Fendi Couture Fall 2016.

LONDON — Fur is still flying and the surge in popularity of faux varieties — from buzzy brands including Shrimps and longstanding suppliers such as Steiff — has done little to dampen demand, according to Saga Furs, which is holding its first auction of fully sustainable mink in Finland this week.

“There’s been solid demand for fur at least from 2014; 70 percent, sometimes up to 80 percent, of the brands sell fur on the runway,” said company’s business director Tia Matthews in an interview.

Saga focuses on fox, finnraccoon and mink sourced from Europe, and has been working on sustainability initiatives for more than 10 years after the brands demanded increased visibility in the supply chain.

In 2005, Saga created a certification program in order to ensure that animal welfare standards were being monitored, by introducing farmer training, environmental controls and frequent farm inspections.

“We work very closely with the fashion industry and in our conversations with brands, we learned they were not only looking for the quality of our skins, but they were also looking for the quality of our supply chain,” said Charlie Ross, head of sustainability at Saga Furs.

He said the partnership with the brands has led to a focus on developing a certification program, which he calls “the leading edge” of animal welfare standards.

“Our fox and finnraccoon has been 100 percent certified already for five years, so (the auction) is historical because for the first time in the history of any of the auction houses we are able to sell a mink coat that is 100 percent certified.”

Ross believes the certification program will give the company “a license to operate” and enable better communication with the design industry and governments around the world.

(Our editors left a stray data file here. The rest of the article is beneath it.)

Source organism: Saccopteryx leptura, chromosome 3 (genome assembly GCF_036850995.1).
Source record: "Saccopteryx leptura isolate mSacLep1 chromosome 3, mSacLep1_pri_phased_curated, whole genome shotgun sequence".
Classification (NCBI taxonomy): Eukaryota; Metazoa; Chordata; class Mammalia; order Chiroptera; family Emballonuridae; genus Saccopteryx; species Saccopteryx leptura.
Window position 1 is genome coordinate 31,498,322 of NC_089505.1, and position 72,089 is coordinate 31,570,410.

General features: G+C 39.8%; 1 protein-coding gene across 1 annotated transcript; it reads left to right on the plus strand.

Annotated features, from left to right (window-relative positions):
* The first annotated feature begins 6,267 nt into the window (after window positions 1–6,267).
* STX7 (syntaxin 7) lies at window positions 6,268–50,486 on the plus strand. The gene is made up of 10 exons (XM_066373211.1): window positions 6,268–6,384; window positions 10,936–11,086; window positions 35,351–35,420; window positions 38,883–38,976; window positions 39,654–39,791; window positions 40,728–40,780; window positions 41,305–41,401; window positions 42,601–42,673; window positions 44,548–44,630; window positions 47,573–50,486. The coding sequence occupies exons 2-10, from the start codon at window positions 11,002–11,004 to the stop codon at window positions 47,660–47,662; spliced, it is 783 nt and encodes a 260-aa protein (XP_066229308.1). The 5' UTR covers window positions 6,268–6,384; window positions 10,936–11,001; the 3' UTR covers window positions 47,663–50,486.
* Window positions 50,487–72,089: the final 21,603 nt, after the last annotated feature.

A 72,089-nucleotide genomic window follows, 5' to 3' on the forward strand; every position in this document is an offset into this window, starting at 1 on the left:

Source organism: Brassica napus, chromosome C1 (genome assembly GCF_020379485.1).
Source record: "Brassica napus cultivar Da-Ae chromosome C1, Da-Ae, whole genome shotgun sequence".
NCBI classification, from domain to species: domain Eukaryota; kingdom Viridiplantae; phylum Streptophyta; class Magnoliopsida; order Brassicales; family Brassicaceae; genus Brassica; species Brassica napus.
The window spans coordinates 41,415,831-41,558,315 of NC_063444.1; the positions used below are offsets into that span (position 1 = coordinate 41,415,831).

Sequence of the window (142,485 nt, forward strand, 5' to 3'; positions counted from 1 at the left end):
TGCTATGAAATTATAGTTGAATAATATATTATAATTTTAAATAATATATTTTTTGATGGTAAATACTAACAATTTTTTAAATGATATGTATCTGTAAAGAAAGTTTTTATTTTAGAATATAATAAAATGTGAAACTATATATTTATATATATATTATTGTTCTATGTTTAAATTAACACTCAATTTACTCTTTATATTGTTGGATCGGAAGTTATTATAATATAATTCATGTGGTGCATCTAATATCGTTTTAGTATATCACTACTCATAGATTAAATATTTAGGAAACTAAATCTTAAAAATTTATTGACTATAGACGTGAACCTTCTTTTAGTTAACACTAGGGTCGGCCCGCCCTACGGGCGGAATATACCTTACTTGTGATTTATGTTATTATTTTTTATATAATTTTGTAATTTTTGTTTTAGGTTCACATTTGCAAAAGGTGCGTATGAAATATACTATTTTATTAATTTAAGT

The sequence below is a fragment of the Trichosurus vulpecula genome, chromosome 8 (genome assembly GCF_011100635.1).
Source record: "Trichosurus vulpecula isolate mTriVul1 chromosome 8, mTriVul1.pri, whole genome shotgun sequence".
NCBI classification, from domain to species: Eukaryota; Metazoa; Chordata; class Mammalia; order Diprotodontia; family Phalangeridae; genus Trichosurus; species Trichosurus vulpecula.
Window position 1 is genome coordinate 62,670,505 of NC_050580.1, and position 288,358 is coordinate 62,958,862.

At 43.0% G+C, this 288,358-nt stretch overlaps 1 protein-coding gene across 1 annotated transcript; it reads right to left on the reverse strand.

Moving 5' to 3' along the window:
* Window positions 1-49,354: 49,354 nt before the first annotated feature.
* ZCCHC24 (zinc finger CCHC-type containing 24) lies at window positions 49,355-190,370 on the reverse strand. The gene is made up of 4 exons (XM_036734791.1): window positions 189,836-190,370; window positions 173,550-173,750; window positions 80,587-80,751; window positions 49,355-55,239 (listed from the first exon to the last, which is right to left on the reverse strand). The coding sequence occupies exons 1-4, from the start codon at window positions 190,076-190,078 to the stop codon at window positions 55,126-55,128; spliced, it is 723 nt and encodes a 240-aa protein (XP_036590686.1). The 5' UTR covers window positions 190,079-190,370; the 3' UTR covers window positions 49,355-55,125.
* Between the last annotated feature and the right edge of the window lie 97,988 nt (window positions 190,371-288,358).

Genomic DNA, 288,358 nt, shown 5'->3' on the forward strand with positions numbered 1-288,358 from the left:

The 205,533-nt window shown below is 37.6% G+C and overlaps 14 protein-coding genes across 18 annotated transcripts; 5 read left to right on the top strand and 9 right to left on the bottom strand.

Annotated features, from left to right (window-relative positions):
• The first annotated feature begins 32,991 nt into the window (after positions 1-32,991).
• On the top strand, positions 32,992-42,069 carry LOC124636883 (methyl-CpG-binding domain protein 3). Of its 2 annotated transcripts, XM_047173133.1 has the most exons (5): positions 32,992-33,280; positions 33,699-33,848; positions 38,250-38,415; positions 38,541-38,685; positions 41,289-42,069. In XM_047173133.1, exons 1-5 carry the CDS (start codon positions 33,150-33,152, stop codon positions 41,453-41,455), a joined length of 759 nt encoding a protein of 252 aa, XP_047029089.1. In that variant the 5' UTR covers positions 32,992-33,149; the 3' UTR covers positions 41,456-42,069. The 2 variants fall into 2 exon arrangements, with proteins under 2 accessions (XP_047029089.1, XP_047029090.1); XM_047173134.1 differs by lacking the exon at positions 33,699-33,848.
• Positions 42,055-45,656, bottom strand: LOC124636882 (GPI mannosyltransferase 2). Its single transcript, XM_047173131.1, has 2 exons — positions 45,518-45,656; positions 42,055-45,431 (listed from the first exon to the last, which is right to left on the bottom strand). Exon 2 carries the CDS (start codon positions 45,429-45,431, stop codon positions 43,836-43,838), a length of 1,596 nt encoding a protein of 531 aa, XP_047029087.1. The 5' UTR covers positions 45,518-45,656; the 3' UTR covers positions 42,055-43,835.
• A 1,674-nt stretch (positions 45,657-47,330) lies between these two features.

Saga said it’s already building on a strong base with demand fueled by the Kering and LVMH Moët Hennessy Louis Vuitton-owned labels, and interest in North America also picking up. Fendi was the first buyer of light mink sold on March 6, the first day of the weeklong auction, while the house’s clients include brands such as Burberry, Fendi and Gucci.

“Fendi’s buyers bought the furs and then explained that they want to support this program and give back the premium to the farmers who are 100 percent certified. It’s a great cooperation between Fendi and our vision of certification and sustainability,” said Ross.

Ross also argues out that Saga Furs’ product offer is far more in line with sustainability standards than faux fur, which is not biodegradable.

“From a sustainability point of view, (faux fur) is a petroleum-based product that does not biodegrade. Our sustainability program is based upon zero negative effect on the environment. We, as an industry, use all the products, putting nothing in landfills,” said Ross.

“So I think that faux fur is a great complement to our products and we really appreciate that the young consumer could buy an imitation fur and when their finances change or the age goes up, (we hope) they would naturally and easily plan to buy real fur.”

The company has also been conducting a study on animal welfare, called Welfur, which aims to assess animal welfare, and will be incorporated in its certification criteria in the future to enhance the strength of the program.

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